How to say goodbye
3 Febuary 2003
How do you write emotions on paper? Even worse, how do you put them on a screen, when each typed character comes out identical, whether you're hammering the keys in frustration or crying into your monitor? Whatever you do, it all comes out flat, like Stephen Hawking doing a dramatic reading.
I was trying to write about the last time I saw my grandfather alive, the physical and mental sensations I encountered; but for something so absolutely massive at the time, putting everything together just seems so damned trivial. All the details that went to making it what it was, all the turmoil of the days following; when it appears in black and white on a crappy monitor, you just wonder yourself why it felt like it did - and you can be sure it won't mean a thing to anyone else reading it. I know there's something to be said for understatement and for bathos as literary devices blah blah blah, but that doesn't make it worth five minutes of anyone's time.
So what can I say about it that has any real substance? No words can convey seeing his almost total decline, from the lithe, tanned Desert Rat of his war photos, standing monochrome in the sea holding a jellyfish aloft in triumph, through the playful sixty-something who'd do anything (including terrifying his wife with slow-worms on the lounge rug) to amuse his grandchildren, to this empty shell. It was always not knowing what to expect - whether you'd be recognised, or even have your presence acknowledged - that was the terrible thing, and knowing it must have been twice as heartbreaking for my mother, his daughter. Like the time he sat and stared right past us, oblivious to anything and anyone around him; and then the golden labrador walked in and had his undivided attention for the rest of our time there.
But back to that last time. For some reason I did know it was the last time I'd ever see him alive. Nothing rational told me why, he was on marginally better form than he'd been for a while - but there was just a sense of finality about the whole occasion. Maybe it was something to do with the fact that it was a Sunday, that I was home from school for those precious few hours and rather than going straight into roast dinner and firing up my old Spectrum, we headed across to the home, five minutes by bike from our house. Some people suggested he'd just given up: he'd been slowly slipping away since my grandmother died, and there was a feeling that once he'd seen me get the scholarship and my sister on her way to university, there wasn't a hell of a lot left for him to hold on for. Whatever.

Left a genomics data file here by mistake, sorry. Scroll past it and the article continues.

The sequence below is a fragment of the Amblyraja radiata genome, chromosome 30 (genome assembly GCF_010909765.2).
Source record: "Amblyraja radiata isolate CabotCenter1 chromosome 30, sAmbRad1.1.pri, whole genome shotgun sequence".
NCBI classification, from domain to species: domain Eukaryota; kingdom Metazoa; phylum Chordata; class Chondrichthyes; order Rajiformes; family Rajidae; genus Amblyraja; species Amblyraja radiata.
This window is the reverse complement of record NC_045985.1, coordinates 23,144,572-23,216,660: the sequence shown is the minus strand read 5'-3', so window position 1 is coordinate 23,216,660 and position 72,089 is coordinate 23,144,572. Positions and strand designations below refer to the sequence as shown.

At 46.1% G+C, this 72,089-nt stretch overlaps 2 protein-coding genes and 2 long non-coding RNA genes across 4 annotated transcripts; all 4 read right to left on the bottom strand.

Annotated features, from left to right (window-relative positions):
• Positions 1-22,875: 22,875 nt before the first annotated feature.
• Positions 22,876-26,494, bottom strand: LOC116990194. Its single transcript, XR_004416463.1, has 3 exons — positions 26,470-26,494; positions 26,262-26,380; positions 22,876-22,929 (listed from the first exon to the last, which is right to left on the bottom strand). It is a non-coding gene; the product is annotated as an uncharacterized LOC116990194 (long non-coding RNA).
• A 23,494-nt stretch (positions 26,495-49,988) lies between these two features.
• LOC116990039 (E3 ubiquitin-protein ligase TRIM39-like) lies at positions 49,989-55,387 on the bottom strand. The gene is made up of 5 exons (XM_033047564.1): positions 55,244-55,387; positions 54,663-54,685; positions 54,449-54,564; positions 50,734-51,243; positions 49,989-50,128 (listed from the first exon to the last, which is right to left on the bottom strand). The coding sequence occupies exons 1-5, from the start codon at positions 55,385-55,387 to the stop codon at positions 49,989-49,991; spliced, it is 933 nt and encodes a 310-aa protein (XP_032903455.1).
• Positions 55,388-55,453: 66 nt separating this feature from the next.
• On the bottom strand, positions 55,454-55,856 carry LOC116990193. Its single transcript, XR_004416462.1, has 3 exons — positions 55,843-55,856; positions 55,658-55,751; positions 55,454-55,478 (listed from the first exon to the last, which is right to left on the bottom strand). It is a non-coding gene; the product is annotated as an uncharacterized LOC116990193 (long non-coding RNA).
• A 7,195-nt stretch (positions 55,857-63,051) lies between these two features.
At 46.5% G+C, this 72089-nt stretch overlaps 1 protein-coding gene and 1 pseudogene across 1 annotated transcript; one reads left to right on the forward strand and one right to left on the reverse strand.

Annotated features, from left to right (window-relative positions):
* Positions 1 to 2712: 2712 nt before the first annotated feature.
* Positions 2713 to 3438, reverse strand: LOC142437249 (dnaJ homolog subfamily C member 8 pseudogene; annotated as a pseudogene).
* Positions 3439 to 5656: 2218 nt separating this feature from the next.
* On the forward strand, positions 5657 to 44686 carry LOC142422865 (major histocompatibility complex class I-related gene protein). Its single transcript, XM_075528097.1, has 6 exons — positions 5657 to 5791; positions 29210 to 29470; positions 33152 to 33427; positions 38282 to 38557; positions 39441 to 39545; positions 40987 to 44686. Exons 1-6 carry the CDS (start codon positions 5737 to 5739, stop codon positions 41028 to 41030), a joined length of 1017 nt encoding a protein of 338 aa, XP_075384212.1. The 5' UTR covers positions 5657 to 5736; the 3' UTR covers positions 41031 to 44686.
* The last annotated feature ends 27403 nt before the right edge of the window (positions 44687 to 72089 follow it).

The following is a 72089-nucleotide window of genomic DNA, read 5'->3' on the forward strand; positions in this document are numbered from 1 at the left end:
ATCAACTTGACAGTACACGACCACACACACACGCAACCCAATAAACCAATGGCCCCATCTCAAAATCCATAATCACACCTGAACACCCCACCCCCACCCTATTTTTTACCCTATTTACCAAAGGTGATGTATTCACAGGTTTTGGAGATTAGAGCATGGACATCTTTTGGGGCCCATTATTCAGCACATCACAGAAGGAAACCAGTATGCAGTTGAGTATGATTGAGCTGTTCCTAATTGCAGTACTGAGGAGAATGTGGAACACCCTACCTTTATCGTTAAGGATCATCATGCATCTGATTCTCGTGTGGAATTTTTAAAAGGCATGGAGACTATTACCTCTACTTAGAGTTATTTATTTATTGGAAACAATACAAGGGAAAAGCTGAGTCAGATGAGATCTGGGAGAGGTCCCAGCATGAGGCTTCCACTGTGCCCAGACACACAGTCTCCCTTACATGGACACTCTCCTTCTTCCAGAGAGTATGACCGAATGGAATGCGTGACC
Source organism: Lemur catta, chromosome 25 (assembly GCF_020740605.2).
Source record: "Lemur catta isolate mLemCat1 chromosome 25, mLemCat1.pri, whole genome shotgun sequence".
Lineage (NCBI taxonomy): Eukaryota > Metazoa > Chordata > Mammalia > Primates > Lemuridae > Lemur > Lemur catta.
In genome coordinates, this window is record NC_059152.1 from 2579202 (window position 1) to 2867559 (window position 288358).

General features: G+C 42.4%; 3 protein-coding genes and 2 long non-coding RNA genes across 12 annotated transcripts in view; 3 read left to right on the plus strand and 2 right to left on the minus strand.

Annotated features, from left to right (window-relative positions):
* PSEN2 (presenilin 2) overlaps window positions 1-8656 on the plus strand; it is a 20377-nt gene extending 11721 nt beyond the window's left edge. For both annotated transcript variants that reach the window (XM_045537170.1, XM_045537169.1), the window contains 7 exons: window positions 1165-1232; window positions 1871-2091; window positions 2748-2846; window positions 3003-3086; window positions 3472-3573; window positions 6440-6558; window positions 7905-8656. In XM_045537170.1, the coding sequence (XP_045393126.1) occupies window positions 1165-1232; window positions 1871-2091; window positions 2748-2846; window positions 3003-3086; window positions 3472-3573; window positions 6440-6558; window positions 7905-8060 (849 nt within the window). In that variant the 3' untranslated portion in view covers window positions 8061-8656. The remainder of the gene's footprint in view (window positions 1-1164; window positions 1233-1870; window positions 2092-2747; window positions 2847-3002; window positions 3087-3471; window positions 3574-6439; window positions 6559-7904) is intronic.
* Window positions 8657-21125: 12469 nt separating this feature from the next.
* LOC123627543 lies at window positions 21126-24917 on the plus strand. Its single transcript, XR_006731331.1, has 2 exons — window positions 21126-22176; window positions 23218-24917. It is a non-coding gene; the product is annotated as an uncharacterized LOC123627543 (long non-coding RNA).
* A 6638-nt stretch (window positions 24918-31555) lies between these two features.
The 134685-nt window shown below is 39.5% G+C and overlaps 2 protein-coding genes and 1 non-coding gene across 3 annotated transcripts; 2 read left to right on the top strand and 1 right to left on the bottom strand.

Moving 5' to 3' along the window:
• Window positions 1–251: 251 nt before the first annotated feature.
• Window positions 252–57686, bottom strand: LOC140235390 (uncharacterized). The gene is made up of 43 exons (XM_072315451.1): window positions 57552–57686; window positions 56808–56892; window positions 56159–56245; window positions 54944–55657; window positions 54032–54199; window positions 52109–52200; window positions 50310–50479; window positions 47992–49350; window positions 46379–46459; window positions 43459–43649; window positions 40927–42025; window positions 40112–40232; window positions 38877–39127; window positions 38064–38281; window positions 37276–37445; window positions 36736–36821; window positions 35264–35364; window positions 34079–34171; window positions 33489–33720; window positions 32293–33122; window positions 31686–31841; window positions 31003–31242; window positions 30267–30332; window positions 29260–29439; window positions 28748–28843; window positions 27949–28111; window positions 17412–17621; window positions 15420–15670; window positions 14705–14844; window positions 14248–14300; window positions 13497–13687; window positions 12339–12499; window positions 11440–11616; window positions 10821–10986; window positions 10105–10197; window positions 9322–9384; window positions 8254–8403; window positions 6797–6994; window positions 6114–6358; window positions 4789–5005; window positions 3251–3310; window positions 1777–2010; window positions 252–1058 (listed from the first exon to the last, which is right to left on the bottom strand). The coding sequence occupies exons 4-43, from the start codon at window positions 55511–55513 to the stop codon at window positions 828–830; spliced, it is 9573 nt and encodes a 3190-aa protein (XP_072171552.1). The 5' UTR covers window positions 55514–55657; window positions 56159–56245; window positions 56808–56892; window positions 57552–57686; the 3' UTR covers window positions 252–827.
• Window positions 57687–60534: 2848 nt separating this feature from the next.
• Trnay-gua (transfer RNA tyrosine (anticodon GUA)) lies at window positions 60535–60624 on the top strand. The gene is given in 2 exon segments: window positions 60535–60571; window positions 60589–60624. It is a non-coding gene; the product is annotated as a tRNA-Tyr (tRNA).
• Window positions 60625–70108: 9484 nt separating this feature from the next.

There wasn't much in those goodbyes that day. I think it sunk in slowly for the rest of the afternoon, into the evening, through the night. It didn't help that the evening chapel service featured a sermon where the preacher was spouting platitudes about death not being the end, and I just thought - yes it is. It didn't matter what he believed about an afterlife, I just knew I wasn't seeing him again. I seem to remember struggling through the last couple of hymns and calling it a night.
So, the postscript. It was about the middle of that week that my housemaster caught up with me as we were leaving lunch, asking me to go to his office after the final class at 4pm. I had my suspicions, as you would, but it seemed a strange way to put it, so I took a couple of report cards I needed him to sign as well.
It was when I saw my mother there in with him that I knew for sure, but it wasn't a shock, and I remember walking round the grounds with her in brilliant sunlight for half an hour and not crying until she'd gone home. I don't know if I was doing it so she wouldn't get upset, or because I wanted to show that I was grown up and could look after myself; all I know is that after that, I managed to hold it together right up to the funeral, even when the coffin arrived and I saw all his old friends, right up to the one point where I heard my mother and sister crying loudly next to me. Then it just got embarrassing; just like it's embarrassing now, to be sat in front of a monitor with a lump in your throat and tears in your eyes. It's just not dignified. Thankfully, none of that will come across.
18 December 2003. George writes: This List
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